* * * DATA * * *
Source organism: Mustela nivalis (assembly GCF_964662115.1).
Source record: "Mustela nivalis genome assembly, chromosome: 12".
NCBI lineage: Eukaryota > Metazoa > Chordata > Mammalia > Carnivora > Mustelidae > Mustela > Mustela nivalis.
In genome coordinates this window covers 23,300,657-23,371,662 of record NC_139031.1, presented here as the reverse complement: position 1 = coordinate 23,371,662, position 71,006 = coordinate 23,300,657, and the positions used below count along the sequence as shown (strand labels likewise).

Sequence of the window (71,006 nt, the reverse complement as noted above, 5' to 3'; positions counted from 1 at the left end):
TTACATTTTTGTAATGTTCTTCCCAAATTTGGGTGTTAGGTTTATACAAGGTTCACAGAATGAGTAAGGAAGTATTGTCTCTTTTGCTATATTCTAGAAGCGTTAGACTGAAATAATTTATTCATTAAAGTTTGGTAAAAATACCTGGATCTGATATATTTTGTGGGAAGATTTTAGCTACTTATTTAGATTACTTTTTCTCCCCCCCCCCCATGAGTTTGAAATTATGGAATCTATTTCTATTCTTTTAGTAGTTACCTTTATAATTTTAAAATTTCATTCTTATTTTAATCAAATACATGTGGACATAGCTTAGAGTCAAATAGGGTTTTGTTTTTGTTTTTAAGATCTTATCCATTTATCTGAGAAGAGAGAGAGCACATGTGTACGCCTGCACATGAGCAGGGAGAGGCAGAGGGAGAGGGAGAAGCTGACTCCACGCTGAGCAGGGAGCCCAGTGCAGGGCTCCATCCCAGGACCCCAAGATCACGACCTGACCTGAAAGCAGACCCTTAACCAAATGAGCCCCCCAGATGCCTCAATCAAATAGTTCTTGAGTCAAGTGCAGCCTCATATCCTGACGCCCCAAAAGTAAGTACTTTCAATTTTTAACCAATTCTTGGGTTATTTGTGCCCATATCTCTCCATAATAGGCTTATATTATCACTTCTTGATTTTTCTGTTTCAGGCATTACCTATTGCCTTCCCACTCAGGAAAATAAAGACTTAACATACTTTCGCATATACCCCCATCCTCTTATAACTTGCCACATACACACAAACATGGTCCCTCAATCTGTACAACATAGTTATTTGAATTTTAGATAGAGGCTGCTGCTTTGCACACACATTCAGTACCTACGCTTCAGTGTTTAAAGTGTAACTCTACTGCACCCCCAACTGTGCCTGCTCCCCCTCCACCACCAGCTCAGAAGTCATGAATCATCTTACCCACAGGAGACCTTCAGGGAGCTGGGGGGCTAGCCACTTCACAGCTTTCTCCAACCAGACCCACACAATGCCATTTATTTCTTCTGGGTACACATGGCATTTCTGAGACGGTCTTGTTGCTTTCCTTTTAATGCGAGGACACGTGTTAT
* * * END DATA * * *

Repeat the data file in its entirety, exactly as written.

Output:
Source organism: Mustela nivalis (assembly GCF_964662115.1).
Source record: "Mustela nivalis genome assembly, chromosome: 12".
NCBI lineage: Eukaryota > Metazoa > Chordata > Mammalia > Carnivora > Mustelidae > Mustela > Mustela nivalis.
In genome coordinates this window covers 23,300,657-23,371,662 of record NC_139031.1, presented here as the reverse complement: position 1 = coordinate 23,371,662, position 71,006 = coordinate 23,300,657, and the positions used below count along the sequence as shown (strand labels likewise).

Sequence of the window (71,006 nt, the reverse complement as noted above, 5' to 3'; positions counted from 1 at the left end):
TTACATTTTTGTAATGTTCTTCCCAAATTTGGGTGTTAGGTTTATACAAGGTTCACAGAATGAGTAAGGAAGTATTGTCTCTTTTGCTATATTCTAGAAGCGTTAGACTGAAATAATTTATTCATTAAAGTTTGGTAAAAATACCTGGATCTGATATATTTTGTGGGAAGATTTTAGCTACTTATTTAGATTACTTTTTCTCCCCCCCCCCCATGAGTTTGAAATTATGGAATCTATTTCTATTCTTTTAGTAGTTACCTTTATAATTTTAAAATTTCATTCTTATTTTAATCAAATACATGTGGACATAGCTTAGAGTCAAATAGGGTTTTGTTTTTGTTTTTAAGATCTTATCCATTTATCTGAGAAGAGAGAGAGCACATGTGTACGCCTGCACATGAGCAGGGAGAGGCAGAGGGAGAGGGAGAAGCTGACTCCACGCTGAGCAGGGAGCCCAGTGCAGGGCTCCATCCCAGGACCCCAAGATCACGACCTGACCTGAAAGCAGACCCTTAACCAAATGAGCCCCCCAGATGCCTCAATCAAATAGTTCTTGAGTCAAGTGCAGCCTCATATCCTGACGCCCCAAAAGTAAGTACTTTCAATTTTTAACCAATTCTTGGGTTATTTGTGCCCATATCTCTCCATAATAGGCTTATATTATCACTTCTTGATTTTTCTGTTTCAGGCATTACCTATTGCCTTCCCACTCAGGAAAATAAAGACTTAACATACTTTCGCATATACCCCCATCCTCTTATAACTTGCCACATACACACAAACATGGTCCCTCAATCTGTACAACATAGTTATTTGAATTTTAGATAGAGGCTGCTGCTTTGCACACACATTCAGTACCTACGCTTCAGTGTTTAAAGTGTAACTCTACTGCACCCCCAACTGTGCCTGCTCCCCCTCCACCACCAGCTCAGAAGTCATGAATCATCTTACCCACAGGAGACCTTCAGGGAGCTGGGGGGCTAGCCACTTCACAGCTTTCTCCAACCAGACCCACACAATGCCATTTATTTCTTCTGGGTACACATGGCATTTCTGAGACGGTCTTGTTGCTTTCCTTTTAATGCGAGGACACGTGTTAT